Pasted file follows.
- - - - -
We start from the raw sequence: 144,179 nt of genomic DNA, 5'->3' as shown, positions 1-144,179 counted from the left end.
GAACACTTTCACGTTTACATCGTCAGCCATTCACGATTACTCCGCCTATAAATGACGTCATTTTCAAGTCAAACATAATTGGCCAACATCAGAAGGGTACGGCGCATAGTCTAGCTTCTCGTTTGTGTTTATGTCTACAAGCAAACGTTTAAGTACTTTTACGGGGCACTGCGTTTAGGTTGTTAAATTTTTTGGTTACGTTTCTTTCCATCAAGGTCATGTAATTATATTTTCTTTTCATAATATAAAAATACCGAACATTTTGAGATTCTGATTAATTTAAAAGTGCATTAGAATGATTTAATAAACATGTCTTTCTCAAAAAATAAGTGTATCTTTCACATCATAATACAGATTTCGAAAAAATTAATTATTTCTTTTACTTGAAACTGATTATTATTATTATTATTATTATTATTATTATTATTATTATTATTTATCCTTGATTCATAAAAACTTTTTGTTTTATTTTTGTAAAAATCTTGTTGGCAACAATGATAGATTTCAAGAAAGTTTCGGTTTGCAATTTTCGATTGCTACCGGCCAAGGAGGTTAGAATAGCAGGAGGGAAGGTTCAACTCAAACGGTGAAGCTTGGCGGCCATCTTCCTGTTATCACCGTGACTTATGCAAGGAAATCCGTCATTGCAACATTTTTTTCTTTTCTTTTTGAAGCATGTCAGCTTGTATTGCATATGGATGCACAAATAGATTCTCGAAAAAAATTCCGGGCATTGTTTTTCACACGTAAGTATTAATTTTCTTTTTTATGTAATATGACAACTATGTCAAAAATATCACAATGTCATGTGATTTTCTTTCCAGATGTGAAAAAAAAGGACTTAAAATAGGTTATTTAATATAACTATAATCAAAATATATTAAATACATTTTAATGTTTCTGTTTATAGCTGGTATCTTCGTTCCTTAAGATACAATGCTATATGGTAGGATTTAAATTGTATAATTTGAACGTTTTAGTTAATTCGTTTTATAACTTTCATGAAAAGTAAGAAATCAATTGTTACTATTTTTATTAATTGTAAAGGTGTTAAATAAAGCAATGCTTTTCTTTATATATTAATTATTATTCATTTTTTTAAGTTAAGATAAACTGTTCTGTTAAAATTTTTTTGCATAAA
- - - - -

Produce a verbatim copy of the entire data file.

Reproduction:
We start from the raw sequence: 144,179 nt of genomic DNA, 5'->3' as shown, positions 1-144,179 counted from the left end.
GAACACTTTCACGTTTACATCGTCAGCCATTCACGATTACTCCGCCTATAAATGACGTCATTTTCAAGTCAAACATAATTGGCCAACATCAGAAGGGTACGGCGCATAGTCTAGCTTCTCGTTTGTGTTTATGTCTACAAGCAAACGTTTAAGTACTTTTACGGGGCACTGCGTTTAGGTTGTTAAATTTTTTGGTTACGTTTCTTTCCATCAAGGTCATGTAATTATATTTTCTTTTCATAATATAAAAATACCGAACATTTTGAGATTCTGATTAATTTAAAAGTGCATTAGAATGATTTAATAAACATGTCTTTCTCAAAAAATAAGTGTATCTTTCACATCATAATACAGATTTCGAAAAAATTAATTATTTCTTTTACTTGAAACTGATTATTATTATTATTATTATTATTATTATTATTATTATTATTATTTATCCTTGATTCATAAAAACTTTTTGTTTTATTTTTGTAAAAATCTTGTTGGCAACAATGATAGATTTCAAGAAAGTTTCGGTTTGCAATTTTCGATTGCTACCGGCCAAGGAGGTTAGAATAGCAGGAGGGAAGGTTCAACTCAAACGGTGAAGCTTGGCGGCCATCTTCCTGTTATCACCGTGACTTATGCAAGGAAATCCGTCATTGCAACATTTTTTTCTTTTCTTTTTGAAGCATGTCAGCTTGTATTGCATATGGATGCACAAATAGATTCTCGAAAAAAATTCCGGGCATTGTTTTTCACACGTAAGTATTAATTTTCTTTTTTATGTAATATGACAACTATGTCAAAAATATCACAATGTCATGTGATTTTCTTTCCAGATGTGAAAAAAAAGGACTTAAAATAGGTTATTTAATATAACTATAATCAAAATATATTAAATACATTTTAATGTTTCTGTTTATAGCTGGTATCTTCGTTCCTTAAGATACAATGCTATATGGTAGGATTTAAATTGTATAATTTGAACGTTTTAGTTAATTCGTTTTATAACTTTCATGAAAAGTAAGAAATCAATTGTTACTATTTTTATTAATTGTAAAGGTGTTAAATAAAGCAATGCTTTTCTTTATATATTAATTATTATTCATTTTTTTAAGTTAAGATAAACTGTTCTGTTAAAATTTTTTTGCATAAA